MMA Tap Out: 27 Bold Predictions to Close Out 2010 (and Results)

Dale De Souza@@DaleDeSouzaMMAAnalyst INovember 28, 2010

MMA Tap Out: 27 Bold Predictions to Close Out 2010 (and Results)

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    Don't worry, this one isn't strictly a UFC-only prediction piece, but we are coming to the end of 2010, steady approaching 2011, and now is the time when people go balls-out in predicting which events will and won't take place in the world of MMA.

    Some events are bound to go down, while others may prove to just get our hopes up, but certain things will happen in 2011.

    I now present to you 26 of those things—these all are things that are happening at the end of 2010 and some things that I see going down in 2011.

    Some of these may seem like common sense, but they're not all what you could call "common sense" when you learn the ways in which I see things going down.

    So enough squawking, let's go bold this time out!


    Dale De Souza is a Man on Fire—or as the regulars of MMA writing call it, a “Featured Columnist"—for Bleacher Report MMA, as well as a contributor to Sprawl-N-Brawl MMA, RealSportsNet and Sports Haze (which will be relaunching soon!).

    Become his buddy on Facebook or stalk him on Twitter :-)

    Also be sure to check out more of him on the official Agree To Disagree Facebook page.

Dan Henderson Will Beat Babalu, But Won't Get Past Feijao

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    Dec. 4 marks the second fight between Dan Henderson and Renato Sobral, with the winner getting a crack at Rafael Cavalcante's Strikeforce light heavyweight belt.

    How do I see this one?

    Hendo beats Sobral, I'll say an unanimous decision win due to Hendo not being able to finish Sobral, but then he'll face the "Muay Thai Wrecking Machine" known as Feijao.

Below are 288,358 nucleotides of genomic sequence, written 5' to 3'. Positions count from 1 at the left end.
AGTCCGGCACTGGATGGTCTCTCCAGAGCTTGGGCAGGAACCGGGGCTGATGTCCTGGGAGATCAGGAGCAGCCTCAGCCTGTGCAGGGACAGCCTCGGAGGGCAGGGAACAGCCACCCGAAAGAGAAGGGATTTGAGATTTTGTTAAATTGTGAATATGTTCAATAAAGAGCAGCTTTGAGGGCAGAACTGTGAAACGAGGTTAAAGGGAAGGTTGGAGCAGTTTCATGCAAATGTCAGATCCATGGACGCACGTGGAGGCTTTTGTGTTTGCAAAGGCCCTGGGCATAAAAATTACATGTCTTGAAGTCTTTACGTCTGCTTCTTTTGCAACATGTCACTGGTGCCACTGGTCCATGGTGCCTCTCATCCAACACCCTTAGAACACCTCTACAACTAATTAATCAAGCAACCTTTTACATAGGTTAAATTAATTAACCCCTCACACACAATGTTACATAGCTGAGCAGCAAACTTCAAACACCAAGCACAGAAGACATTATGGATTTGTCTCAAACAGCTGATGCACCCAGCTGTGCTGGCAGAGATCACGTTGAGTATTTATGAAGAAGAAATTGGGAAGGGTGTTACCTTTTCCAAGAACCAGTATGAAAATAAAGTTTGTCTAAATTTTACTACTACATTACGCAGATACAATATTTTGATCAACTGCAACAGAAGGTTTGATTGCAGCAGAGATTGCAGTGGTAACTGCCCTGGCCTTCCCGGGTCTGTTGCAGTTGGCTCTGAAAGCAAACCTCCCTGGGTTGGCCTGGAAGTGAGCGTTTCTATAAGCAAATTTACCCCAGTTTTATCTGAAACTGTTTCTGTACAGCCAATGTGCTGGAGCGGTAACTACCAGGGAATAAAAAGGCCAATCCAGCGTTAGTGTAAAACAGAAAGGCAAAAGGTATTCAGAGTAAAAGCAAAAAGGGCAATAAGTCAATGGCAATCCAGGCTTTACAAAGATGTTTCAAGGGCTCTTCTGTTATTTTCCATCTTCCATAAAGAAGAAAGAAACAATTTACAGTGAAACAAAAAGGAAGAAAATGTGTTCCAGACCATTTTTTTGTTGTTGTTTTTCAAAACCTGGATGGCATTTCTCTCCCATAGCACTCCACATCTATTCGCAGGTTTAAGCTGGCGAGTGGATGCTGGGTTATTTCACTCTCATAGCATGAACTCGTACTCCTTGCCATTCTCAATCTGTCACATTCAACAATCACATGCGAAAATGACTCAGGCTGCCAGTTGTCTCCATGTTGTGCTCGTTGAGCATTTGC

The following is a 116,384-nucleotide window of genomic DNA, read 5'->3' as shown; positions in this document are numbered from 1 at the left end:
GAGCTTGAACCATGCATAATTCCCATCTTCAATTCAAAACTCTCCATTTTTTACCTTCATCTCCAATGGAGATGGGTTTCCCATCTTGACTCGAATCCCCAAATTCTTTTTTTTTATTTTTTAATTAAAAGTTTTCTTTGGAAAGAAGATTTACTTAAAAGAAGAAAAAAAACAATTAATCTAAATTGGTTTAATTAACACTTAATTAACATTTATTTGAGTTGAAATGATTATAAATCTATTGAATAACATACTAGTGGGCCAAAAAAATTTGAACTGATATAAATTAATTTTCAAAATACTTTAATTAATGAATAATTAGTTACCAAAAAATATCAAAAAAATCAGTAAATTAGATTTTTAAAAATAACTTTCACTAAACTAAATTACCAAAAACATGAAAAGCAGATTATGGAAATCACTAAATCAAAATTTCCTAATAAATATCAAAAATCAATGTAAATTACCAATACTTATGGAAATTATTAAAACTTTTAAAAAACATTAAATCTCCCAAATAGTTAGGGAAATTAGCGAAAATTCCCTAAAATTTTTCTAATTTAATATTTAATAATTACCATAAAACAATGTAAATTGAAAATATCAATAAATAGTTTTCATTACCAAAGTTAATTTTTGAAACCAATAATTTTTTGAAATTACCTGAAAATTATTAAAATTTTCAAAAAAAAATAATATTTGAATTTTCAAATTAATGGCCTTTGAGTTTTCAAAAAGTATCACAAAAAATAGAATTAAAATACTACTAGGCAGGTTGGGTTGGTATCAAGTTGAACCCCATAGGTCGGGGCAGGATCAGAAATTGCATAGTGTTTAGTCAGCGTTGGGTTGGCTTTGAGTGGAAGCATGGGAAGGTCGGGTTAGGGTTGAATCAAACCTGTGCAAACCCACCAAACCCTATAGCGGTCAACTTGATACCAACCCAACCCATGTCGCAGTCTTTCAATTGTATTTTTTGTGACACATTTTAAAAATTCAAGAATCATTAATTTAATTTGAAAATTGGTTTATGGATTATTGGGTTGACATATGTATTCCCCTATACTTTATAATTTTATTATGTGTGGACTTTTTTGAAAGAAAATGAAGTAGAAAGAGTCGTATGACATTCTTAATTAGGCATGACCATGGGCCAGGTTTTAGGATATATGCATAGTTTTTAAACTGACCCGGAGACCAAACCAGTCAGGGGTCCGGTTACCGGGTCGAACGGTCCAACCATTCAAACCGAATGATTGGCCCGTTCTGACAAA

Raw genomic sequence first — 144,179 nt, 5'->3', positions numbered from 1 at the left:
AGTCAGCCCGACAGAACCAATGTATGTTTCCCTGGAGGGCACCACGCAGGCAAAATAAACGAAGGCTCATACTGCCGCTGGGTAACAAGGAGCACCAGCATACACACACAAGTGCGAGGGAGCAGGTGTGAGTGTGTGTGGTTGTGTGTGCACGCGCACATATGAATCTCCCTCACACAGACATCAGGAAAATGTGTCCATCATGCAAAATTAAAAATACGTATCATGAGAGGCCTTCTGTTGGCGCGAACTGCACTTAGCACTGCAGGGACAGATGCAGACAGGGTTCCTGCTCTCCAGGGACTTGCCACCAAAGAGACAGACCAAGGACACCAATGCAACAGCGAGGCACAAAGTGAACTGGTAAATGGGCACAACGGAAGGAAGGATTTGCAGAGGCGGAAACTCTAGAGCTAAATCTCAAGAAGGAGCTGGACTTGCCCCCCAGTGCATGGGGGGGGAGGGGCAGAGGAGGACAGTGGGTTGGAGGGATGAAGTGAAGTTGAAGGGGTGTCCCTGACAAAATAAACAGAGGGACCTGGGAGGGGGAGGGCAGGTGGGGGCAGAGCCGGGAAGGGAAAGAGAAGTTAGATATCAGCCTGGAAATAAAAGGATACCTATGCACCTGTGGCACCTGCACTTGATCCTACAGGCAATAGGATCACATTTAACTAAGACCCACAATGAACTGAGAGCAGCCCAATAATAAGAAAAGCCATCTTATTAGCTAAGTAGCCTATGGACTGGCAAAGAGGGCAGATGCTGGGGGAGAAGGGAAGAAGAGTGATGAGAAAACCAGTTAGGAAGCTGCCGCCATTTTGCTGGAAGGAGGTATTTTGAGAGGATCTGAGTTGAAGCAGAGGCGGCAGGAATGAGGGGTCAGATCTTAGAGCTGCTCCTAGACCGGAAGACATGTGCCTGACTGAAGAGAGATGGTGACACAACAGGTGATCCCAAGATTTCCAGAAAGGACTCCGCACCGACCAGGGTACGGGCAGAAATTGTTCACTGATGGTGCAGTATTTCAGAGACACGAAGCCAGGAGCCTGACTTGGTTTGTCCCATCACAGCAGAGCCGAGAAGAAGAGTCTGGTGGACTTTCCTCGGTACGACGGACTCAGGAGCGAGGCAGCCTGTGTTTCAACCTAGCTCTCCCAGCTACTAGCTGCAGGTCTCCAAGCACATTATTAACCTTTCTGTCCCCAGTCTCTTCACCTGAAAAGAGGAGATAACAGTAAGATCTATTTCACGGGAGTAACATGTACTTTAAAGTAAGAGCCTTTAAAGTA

Unless Hendo abandons his wrestling entirely and sticks plainly with a pure striking game, he's going to suffer the same doomed fate as King Mo did in Houston.

Aldo-Grispi Will Happen in Mid-2011

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    MMA Junkie reports that Jose Aldo will NOT be defending the UFC featherweight belt against Josh Grispi on New Year's Day.

    Major League Suckage, if you ask me.

    So when will the two featherweight phenoms collide?

    Give it until sometime in the middle of 2011—likely sometime in the late spring or early summer of 2011.

    This deal's a great blow to the UFC 125 card, but at least the potential bout will boost a future UFC card.

    One thing's for sure in my mind: Aldo WILL either be the champ or back in the mix for a shot at the belt by the time Grispi gets a shot at it.

Big Country Isn't BSing: He WILL Fight in 2011!

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    I don't know if it will be Lesnar, Mir, Carwin or heaven forbid, Velasquez.

    I truly believe that the Square Ring promotion, or whatever the correct name is for Roy Jones Jr.'s promotion, will not hinder Roy Nelson's efforts to fight for the UFC.

    Who will he face?

    My best guess is someone we aren't giving a chance to face or even beat Nelson.

Phil Davis Will Stand Between Jon Jones and the UFC Light Heavyweight Champion

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    I've gone balls-out in predicting how this one will go, so please consult my take on a possible Davis-Jones bout and how I come to that, and know that it's going down in 2011.

    Mark my words.

Nick Diaz vs. Jason Miller Will Happen, Ending in a Split Decision Win for Diaz

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    If you've wandered around the web recently, you've heard the reports of Cesar Gracie saying that Strikeforce welterweight champion Nick Diaz might finally fight Jason "Mayhem" Miller in an event that could happen as soon as Jan. 29—exactly one week before UFC 126.